A: You stated that your horse came to you as a coming two year old with small shoes and light pads and healthy feet. Then your husband took up shoeing this young horse, building the youngster up to bigger shoes and more pads. He thought that the horse matured into them. Obviously this was not the case because the horse seemed to be throwing the shoes off. Of course he was. He doesn't have walls strong enough, thick enough, or mature enough to hold this kind of weight on the ends of his feet.

You stated you have a qualified blacksmith. I would ask you, why isn't he shoeing this horse rather than being asked to try to explain to you how you can correct the mess? I would be willing to bet that he probably is not shoeing this horse because he would not bring the horse up as quickly as you and your husband obviously want to.

I am very familiar with the shoeing of Walkers, Morgans and other horses that require Big Lick shoeing. This type of shoeing is a very specialized field as is the shoeing of running horses, reining horses, park horses, and other equine disciplines having unique shoeing requirements. This work should not be left to amateurs (including husbands). If there is even a slight imperfection in the balancing or leveling of the feet, the weight and length of bigger shoes and more pads will not only cause shoes to come off, but will do irreparable damage to a horse's feet and legs, and even to the structures higher up.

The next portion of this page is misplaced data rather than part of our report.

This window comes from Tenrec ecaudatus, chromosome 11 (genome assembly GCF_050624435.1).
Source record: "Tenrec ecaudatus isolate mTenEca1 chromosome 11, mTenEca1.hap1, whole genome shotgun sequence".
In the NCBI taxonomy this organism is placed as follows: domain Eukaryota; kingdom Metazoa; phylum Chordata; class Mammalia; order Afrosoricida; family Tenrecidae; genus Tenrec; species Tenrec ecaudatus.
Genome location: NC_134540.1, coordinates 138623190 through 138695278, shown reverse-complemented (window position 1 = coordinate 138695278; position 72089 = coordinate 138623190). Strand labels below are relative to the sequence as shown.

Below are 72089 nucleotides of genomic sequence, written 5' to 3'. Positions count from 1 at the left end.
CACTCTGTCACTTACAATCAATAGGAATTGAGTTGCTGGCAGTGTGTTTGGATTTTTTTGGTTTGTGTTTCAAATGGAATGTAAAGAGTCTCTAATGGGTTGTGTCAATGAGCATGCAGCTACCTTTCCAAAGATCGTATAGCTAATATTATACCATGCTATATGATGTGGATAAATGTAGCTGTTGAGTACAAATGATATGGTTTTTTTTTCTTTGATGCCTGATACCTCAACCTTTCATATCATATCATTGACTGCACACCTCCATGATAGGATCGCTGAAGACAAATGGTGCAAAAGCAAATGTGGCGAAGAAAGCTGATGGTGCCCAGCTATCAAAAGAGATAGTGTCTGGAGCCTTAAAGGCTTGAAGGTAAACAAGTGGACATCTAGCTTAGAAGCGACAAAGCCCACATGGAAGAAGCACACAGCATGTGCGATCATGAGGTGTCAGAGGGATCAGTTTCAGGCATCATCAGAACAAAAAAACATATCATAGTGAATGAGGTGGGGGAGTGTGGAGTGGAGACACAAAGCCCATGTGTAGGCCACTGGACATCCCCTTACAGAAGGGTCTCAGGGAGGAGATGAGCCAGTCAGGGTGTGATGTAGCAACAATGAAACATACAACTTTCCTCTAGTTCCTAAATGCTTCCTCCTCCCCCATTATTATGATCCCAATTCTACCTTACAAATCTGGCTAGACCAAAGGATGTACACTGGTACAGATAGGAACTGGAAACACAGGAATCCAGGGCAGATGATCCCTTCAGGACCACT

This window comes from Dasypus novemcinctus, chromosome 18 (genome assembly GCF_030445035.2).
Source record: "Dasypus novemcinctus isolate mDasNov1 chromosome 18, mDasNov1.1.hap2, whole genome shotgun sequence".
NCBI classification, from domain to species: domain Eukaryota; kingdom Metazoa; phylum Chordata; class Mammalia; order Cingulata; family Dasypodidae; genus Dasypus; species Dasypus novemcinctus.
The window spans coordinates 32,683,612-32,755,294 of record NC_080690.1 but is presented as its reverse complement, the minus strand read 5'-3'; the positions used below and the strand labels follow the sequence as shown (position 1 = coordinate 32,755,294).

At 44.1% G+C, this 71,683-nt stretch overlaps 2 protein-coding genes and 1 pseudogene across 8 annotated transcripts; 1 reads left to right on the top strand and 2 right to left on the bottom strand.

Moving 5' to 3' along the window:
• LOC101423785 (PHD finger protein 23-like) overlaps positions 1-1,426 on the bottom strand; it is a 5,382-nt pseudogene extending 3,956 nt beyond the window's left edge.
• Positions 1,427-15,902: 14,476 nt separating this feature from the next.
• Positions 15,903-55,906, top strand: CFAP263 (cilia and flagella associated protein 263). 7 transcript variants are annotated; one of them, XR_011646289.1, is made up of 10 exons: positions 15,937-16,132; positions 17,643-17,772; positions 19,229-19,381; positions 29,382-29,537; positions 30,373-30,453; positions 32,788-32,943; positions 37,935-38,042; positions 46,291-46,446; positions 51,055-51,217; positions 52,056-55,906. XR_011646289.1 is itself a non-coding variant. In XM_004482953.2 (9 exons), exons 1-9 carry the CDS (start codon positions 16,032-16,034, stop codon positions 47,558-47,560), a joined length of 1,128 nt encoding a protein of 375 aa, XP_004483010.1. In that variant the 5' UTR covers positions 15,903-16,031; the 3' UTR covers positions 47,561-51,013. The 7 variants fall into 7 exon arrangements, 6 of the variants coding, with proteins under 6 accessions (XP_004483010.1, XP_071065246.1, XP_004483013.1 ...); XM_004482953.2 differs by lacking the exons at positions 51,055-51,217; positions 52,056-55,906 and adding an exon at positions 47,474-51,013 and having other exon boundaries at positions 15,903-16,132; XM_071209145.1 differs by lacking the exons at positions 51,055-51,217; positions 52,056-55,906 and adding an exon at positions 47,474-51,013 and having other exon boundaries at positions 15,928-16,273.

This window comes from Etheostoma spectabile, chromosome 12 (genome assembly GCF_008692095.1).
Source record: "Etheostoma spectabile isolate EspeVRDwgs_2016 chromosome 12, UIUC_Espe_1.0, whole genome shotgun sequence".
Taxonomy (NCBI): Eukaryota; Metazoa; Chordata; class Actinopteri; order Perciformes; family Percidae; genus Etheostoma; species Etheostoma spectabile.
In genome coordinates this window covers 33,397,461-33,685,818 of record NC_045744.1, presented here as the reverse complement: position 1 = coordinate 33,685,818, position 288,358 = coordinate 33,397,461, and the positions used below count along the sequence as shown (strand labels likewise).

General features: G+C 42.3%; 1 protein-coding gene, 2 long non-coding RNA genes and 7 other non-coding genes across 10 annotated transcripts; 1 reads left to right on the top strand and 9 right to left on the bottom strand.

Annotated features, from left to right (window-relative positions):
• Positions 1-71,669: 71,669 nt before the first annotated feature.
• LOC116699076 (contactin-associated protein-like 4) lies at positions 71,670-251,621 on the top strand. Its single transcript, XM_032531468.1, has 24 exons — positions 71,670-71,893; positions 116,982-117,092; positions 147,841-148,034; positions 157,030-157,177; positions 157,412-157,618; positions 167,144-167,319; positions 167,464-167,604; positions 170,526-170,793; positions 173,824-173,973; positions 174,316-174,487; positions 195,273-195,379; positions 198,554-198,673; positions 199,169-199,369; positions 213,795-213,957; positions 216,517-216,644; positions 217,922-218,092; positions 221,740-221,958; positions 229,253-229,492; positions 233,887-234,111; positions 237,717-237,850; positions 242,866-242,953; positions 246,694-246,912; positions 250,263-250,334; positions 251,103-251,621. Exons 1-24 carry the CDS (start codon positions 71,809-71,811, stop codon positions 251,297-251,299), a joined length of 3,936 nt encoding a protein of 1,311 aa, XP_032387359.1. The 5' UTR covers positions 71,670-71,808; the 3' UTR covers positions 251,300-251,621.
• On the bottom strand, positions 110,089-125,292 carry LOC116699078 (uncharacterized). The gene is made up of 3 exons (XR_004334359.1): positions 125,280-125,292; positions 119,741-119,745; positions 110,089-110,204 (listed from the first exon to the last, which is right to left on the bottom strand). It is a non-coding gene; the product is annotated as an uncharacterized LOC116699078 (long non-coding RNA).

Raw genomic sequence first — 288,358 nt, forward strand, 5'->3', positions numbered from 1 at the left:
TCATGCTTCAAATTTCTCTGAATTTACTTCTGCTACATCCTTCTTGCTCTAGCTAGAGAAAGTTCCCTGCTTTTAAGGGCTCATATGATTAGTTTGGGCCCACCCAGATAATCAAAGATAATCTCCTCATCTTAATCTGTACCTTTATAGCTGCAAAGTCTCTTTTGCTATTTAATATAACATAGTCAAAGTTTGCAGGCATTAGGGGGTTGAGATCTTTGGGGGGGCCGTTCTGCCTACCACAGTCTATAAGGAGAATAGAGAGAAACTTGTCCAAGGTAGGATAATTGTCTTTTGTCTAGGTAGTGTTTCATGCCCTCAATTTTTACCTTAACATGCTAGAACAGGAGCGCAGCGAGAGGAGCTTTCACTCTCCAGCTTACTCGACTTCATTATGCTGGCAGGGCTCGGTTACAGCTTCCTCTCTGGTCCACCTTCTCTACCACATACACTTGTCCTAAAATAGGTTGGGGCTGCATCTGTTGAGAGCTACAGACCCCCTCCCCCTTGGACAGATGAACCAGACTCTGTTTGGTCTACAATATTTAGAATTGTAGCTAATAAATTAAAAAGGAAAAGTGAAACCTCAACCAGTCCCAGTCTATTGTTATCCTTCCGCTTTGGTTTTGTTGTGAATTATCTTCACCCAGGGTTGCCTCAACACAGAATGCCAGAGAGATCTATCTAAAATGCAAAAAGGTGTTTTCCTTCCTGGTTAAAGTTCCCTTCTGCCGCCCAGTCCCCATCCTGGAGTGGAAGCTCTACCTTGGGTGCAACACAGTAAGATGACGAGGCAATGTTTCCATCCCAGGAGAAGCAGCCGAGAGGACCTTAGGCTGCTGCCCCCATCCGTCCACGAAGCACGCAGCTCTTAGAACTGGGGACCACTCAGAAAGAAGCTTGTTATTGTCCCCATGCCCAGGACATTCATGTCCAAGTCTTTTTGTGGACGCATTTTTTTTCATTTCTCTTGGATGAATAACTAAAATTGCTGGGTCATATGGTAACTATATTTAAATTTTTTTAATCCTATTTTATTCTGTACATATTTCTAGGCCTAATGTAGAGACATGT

Your original post says you are in the walking horse business. I am in the homeowner business but I do not do the electrical wiring, the plumbing, or the roofing of my home. I leave this to professionals. You should leave the shoeing of your horses to qualified professional farriers.

I suggest that if in fact you do have a qualified blacksmith (or as properly identified, a qualified farrier), you should have him shoeing this horse. I might also add, a qualified farrier does not mean someone who happens to be tacking on shoes in your barn. If you do not know what a qualified farrier is I suggest that you contact your state farrier's association and/or the American Farrier's Association (1-606-233-7411), farriers@aol.com or www.amfarriers.com and get yourself educated as to who should be shoeing your horses.

My comments are not intended to scold or punish you but simply to try and help you understand that when we domesticate the horse we take on the responsibility to provide adequate care. The further you deviate from natural conditions the greater the responsibility. Big Lick shoeing must be done extremely well in order to avoid ruining the animal.

Geronimo Bayard
The Village Blacksmith

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This entire web site is copyright © protected.  © 1996-2001 Geronimo & Mary Bayard, © 2001-2008 Mary Fitzpatrick
All rights reserved. Contact Mary for reproduction information & permission.